Kid-Friendly Adventures: Fun Florida Activities for Families
There are some places where it seems you never have enough time to explore, and Florida definitely falls into that category. From the purely natural to the overly commercial, there’s no end to the adventures families can enjoy. Tried-and-true amusement parks never fail to please kids, but this year, shake things up and discover some new family favorites.
1. Fly over Alligators
The St. Augustine Alligator Farm Zoological Park (999 Anastasia Blvd., St. Augustine, FL) is not just about alligators. This place has all different kinds of animals, and not only reptiles; you and your kids will also enjoy plenty of birds and small primates. But the real excitement can be described in just four words: Alligator Farm zip line. No kidding, Crocodile Crossing is an attraction that allows adventurous guests ages 8 and up to ride a zip line over actual alligators and crocodiles. The park has been around since 1893, but the Alligator Farm is great at keeping up with the times and now has a major focus on conservation.
2. Climb a Lighthouse
Florida has lighthouses all over the state, from Pensacola to Amelia Island and all the way down to the Keys. Some of the lighthouses, such as the one on Amelia Island, have limited access. Others are open to the public, and most are relatively inexpensive to visit. Some feature museums, which can be really interesting. Whatever the destination in Florida, there’s probably a lighthouse nearby, and visiting one can provide an interesting break from the beach or other outdoor activities. Some of the most family-friendly lighthouses are the St. Augustine Lighthouse and Maritime Museum (81 Lighthouse Ave., St. Augustine, FL), the Pensacola Lighthouse and Museum (2081 Radford Blvd., Pensacola, FL), the Ponce de Leon Inlet Lighthouse and Museum (4931 S. Peninsula Dr., Ponce Inlet, FL), the Cape St. George Light (2 East Gulf Beach Drive, St. George Island, FL), the Jupiter Inlet Lighthouse and Museum (500 Captain Armour's Way, Jupiter, FL) and the lighthouse at Bill Baggs Cape Florida State Park (1200 South Crandon Blvd., Key Biscayne, FL).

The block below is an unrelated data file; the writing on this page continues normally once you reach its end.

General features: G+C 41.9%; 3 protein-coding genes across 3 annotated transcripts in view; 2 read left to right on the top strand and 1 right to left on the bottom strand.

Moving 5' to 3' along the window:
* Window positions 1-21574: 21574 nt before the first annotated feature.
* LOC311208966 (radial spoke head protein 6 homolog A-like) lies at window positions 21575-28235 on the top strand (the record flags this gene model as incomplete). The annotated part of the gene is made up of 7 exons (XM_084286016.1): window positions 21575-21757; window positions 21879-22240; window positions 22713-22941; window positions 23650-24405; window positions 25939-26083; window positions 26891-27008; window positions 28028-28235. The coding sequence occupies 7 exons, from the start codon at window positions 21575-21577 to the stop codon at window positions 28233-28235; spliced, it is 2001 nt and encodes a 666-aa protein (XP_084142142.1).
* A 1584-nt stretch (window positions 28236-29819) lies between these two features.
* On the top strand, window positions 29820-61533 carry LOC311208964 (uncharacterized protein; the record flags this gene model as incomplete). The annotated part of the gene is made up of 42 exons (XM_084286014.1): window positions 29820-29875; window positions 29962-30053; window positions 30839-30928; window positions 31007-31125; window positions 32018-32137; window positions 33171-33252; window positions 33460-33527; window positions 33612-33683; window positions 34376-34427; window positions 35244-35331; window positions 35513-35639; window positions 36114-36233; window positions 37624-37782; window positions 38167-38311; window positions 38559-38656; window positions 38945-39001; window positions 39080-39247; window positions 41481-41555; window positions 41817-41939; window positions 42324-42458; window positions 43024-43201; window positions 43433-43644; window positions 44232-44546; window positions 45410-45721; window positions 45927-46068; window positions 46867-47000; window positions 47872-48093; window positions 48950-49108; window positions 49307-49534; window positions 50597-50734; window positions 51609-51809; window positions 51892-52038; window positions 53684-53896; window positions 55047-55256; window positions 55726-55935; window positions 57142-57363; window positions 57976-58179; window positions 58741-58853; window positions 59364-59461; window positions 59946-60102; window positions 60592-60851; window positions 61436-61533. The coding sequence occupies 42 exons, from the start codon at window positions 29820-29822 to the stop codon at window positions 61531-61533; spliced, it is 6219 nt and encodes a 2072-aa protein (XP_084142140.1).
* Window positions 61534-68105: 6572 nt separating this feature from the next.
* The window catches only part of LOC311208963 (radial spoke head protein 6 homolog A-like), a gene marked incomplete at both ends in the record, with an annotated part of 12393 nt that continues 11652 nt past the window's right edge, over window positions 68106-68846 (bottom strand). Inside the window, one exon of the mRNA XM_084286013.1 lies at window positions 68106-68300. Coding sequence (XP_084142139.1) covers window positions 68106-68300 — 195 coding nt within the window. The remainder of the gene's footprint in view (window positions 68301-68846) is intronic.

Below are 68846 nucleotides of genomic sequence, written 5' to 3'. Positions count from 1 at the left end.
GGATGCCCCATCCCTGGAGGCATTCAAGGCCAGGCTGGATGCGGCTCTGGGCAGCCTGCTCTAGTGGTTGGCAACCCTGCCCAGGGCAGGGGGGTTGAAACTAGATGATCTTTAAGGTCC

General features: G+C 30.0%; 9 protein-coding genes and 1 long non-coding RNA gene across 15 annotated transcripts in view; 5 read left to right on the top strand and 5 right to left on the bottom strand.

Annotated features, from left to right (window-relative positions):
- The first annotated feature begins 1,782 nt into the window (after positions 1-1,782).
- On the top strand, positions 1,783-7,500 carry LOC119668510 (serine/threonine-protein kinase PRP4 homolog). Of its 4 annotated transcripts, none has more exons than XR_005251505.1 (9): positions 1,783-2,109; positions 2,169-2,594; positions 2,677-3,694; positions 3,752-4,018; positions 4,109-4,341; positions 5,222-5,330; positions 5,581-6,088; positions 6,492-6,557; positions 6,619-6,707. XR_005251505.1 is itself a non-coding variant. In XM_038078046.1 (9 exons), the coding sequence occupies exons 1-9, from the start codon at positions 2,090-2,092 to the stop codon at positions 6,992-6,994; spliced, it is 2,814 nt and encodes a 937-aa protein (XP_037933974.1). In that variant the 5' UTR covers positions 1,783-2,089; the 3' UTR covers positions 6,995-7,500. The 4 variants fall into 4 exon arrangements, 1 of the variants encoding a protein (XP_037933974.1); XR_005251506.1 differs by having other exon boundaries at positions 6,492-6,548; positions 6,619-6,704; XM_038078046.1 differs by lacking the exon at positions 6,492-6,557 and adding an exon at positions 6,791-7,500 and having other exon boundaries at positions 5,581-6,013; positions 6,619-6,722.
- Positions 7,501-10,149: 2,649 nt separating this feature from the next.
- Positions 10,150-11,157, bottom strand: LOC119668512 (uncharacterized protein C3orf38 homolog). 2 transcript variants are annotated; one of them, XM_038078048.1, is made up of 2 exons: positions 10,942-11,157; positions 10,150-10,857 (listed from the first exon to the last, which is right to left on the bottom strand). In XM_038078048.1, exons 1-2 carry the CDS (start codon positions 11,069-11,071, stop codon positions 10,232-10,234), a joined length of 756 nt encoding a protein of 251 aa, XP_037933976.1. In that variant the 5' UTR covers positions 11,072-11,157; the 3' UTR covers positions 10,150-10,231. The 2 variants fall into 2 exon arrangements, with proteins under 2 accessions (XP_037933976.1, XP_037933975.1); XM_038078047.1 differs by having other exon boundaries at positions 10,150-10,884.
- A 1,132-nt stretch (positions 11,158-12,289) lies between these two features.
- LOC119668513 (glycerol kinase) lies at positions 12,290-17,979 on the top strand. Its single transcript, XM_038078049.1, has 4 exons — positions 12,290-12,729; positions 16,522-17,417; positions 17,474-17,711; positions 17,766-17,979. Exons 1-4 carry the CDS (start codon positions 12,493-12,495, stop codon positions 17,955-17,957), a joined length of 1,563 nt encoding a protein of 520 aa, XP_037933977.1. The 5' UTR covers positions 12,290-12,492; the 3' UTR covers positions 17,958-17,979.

3. Visit a Zoo
Florida has several really excellent zoos in different parts of the state. The Jacksonville Zoo and Gardens (370 Zoo Parkway, Jacksonville, FL) is big on interaction, and it’s fun for kids to visit the butterfly garden or feed the giraffes. Tampa’s Lowry Park Zoo (1101 W. Sligh Ave., Tampa, FL) is family-friendly, with a focus on conservation and a program for rehabilitating manatees, which is pretty impressive. The Central Florida Zoo and Botanical Gardens (3755 NW Highway 17-92, Sanford, FL) has worked to be especially autism-friendly, with exhibits that are close to each other and ticket prices that are reasonable enough to prevent angst if it’s necessary to leave early.
4. Hit the Beach
No one does beaches like Florida. You have your choice of all types of beaches, from secluded family beaches to rowdy tourist spots, from beaches with rough water to shorelines where the water is so smooth it's nearly glassy. For kids who enjoy the rough-and-tumble action of the surf, the eastern coast is a good bet. For smaller children or families who want to escape crowds, Gulf-side beaches like Longboat Key, Sanibel Island and Cedar Key are quieter, gentler options, as is Barefoot Beach in Bonita Springs. The beaches favored by locals are the ones with fewer tourists, where it’s possible to really unwind and enjoy the ocean.
5. Last but Never Least: Disney World
This is the most obvious choice, which is why it’s last on the list. There’s plenty to do in Florida without Disney, but everyone should make the pilgrimage at least once in a lifetime. The Disney World compound is really four parks: Magic Kingdom, Animal Kingdom, Hollywood Studios and Epcot. The best one for your family? That really depends on your family! Magic Kingdom is pure fantasy, focused on classic Disney characters and stories. Animal Kingdom is all about, well, animals. Hollywood Studios is perfect for movie buffs, and Epcot is a great place to learn about different countries, as well as science and technology.
Weather and the Seasons
Summer is the high season in Florida, and it’s also really hot. The weather is pleasantly warm in late spring and early fall, though, so those might be better times to take the family and avoid the rush, if you can work around school schedules. No matter when your trip, wear plenty of sunscreen, because the tropical sun can be harsh. Also, be aware that in the summer, it rains almost every afternoon. Be forewarned, and bring an umbrella.
Florida can get expensive if your vacation consists of nonstop amusement parks. On the other hand, planning one or two big expenditures and filling the rest of the time with free or nearly free activities can really maximize your vacation budget. When staying for a while, consider renting a house, because that can be cheaper in the long run than a hotel, and it’s much more convenient.
Amy Curtis has been writing her entire life and professionally for the past decade. Her work has been featured on sites like Wayvs.com, 10Best.com and WorkingMother.com. A vagabond at heart, Curtis has lived all over the U.S. and Europe. She loves a good road trip, and has traveled extensively for business, pleasure, mission trips and as a military wife. She's currently busy working on a novel and planning her next big trip to Lake Powell, Utah.